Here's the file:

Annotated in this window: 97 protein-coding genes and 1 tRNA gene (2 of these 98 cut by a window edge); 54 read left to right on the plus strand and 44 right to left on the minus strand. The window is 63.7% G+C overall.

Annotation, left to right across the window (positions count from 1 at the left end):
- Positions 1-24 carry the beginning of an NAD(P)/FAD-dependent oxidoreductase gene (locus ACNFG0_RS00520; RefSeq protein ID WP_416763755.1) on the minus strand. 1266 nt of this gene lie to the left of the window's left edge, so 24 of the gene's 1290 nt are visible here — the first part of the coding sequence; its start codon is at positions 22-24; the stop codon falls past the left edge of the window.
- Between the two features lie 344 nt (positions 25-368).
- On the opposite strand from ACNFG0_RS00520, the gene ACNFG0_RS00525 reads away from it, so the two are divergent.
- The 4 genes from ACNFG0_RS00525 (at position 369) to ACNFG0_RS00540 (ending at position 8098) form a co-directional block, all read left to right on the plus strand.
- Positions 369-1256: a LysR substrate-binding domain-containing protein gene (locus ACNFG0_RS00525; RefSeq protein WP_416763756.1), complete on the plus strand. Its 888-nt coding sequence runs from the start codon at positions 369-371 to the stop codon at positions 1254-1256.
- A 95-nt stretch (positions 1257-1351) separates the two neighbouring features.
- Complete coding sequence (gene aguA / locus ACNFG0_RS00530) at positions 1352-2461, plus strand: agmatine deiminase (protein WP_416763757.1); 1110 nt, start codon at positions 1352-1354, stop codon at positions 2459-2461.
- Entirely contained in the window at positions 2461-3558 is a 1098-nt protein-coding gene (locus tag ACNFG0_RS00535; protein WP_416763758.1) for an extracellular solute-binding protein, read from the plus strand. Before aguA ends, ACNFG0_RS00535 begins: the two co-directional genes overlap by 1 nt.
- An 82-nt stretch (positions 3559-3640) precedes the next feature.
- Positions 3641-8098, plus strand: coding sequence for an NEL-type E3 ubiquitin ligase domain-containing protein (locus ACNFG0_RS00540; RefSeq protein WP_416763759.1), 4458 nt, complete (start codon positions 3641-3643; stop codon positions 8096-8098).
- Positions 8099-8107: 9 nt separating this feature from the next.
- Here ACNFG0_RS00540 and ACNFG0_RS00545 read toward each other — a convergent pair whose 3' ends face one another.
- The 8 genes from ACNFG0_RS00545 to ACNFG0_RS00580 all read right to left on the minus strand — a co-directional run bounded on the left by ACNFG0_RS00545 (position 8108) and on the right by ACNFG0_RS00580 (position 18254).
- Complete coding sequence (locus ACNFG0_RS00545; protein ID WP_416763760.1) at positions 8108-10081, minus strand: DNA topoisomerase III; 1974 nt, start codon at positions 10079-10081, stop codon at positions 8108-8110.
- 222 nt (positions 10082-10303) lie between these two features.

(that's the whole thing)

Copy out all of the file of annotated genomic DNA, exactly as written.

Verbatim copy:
Annotated in this window: 97 protein-coding genes and 1 tRNA gene (2 of these 98 cut by a window edge); 54 read left to right on the plus strand and 44 right to left on the minus strand. The window is 63.7% G+C overall.

Annotation, left to right across the window (positions count from 1 at the left end):
- Positions 1-24 carry the beginning of an NAD(P)/FAD-dependent oxidoreductase gene (locus ACNFG0_RS00520; RefSeq protein ID WP_416763755.1) on the minus strand. 1266 nt of this gene lie to the left of the window's left edge, so 24 of the gene's 1290 nt are visible here — the first part of the coding sequence; its start codon is at positions 22-24; the stop codon falls past the left edge of the window.
- Between the two features lie 344 nt (positions 25-368).
- On the opposite strand from ACNFG0_RS00520, the gene ACNFG0_RS00525 reads away from it, so the two are divergent.
- The 4 genes from ACNFG0_RS00525 (at position 369) to ACNFG0_RS00540 (ending at position 8098) form a co-directional block, all read left to right on the plus strand.
- Positions 369-1256: a LysR substrate-binding domain-containing protein gene (locus ACNFG0_RS00525; RefSeq protein WP_416763756.1), complete on the plus strand. Its 888-nt coding sequence runs from the start codon at positions 369-371 to the stop codon at positions 1254-1256.
- A 95-nt stretch (positions 1257-1351) separates the two neighbouring features.
- Complete coding sequence (gene aguA / locus ACNFG0_RS00530) at positions 1352-2461, plus strand: agmatine deiminase (protein WP_416763757.1); 1110 nt, start codon at positions 1352-1354, stop codon at positions 2459-2461.
- Entirely contained in the window at positions 2461-3558 is a 1098-nt protein-coding gene (locus tag ACNFG0_RS00535; protein WP_416763758.1) for an extracellular solute-binding protein, read from the plus strand. Before aguA ends, ACNFG0_RS00535 begins: the two co-directional genes overlap by 1 nt.
- An 82-nt stretch (positions 3559-3640) precedes the next feature.
- Positions 3641-8098, plus strand: coding sequence for an NEL-type E3 ubiquitin ligase domain-containing protein (locus ACNFG0_RS00540; RefSeq protein WP_416763759.1), 4458 nt, complete (start codon positions 3641-3643; stop codon positions 8096-8098).
- Positions 8099-8107: 9 nt separating this feature from the next.
- Here ACNFG0_RS00540 and ACNFG0_RS00545 read toward each other — a convergent pair whose 3' ends face one another.
- The 8 genes from ACNFG0_RS00545 to ACNFG0_RS00580 all read right to left on the minus strand — a co-directional run bounded on the left by ACNFG0_RS00545 (position 8108) and on the right by ACNFG0_RS00580 (position 18254).
- Complete coding sequence (locus ACNFG0_RS00545; protein ID WP_416763760.1) at positions 8108-10081, minus strand: DNA topoisomerase III; 1974 nt, start codon at positions 10079-10081, stop codon at positions 8108-8110.
- 222 nt (positions 10082-10303) lie between these two features.